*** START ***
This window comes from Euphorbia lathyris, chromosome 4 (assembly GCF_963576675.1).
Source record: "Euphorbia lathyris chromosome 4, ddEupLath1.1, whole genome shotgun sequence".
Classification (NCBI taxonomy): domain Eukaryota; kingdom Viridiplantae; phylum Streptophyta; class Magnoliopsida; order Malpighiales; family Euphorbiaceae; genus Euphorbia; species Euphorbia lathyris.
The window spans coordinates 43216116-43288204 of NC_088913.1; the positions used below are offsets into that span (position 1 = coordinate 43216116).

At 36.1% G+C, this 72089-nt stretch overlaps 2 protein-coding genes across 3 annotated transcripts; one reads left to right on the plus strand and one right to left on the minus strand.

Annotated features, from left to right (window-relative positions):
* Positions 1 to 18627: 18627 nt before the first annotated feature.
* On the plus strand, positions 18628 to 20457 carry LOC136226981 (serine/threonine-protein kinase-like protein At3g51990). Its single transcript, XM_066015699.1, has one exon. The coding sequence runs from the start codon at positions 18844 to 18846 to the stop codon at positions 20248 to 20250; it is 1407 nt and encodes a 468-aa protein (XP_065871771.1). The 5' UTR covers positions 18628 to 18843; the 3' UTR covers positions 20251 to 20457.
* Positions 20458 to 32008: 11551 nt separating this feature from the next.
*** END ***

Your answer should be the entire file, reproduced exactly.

This window comes from Euphorbia lathyris, chromosome 4 (assembly GCF_963576675.1).
Source record: "Euphorbia lathyris chromosome 4, ddEupLath1.1, whole genome shotgun sequence".
Classification (NCBI taxonomy): domain Eukaryota; kingdom Viridiplantae; phylum Streptophyta; class Magnoliopsida; order Malpighiales; family Euphorbiaceae; genus Euphorbia; species Euphorbia lathyris.
The window spans coordinates 43216116-43288204 of NC_088913.1; the positions used below are offsets into that span (position 1 = coordinate 43216116).

At 36.1% G+C, this 72089-nt stretch overlaps 2 protein-coding genes across 3 annotated transcripts; one reads left to right on the plus strand and one right to left on the minus strand.

Annotated features, from left to right (window-relative positions):
* Positions 1 to 18627: 18627 nt before the first annotated feature.
* On the plus strand, positions 18628 to 20457 carry LOC136226981 (serine/threonine-protein kinase-like protein At3g51990). Its single transcript, XM_066015699.1, has one exon. The coding sequence runs from the start codon at positions 18844 to 18846 to the stop codon at positions 20248 to 20250; it is 1407 nt and encodes a 468-aa protein (XP_065871771.1). The 5' UTR covers positions 18628 to 18843; the 3' UTR covers positions 20251 to 20457.
* Positions 20458 to 32008: 11551 nt separating this feature from the next.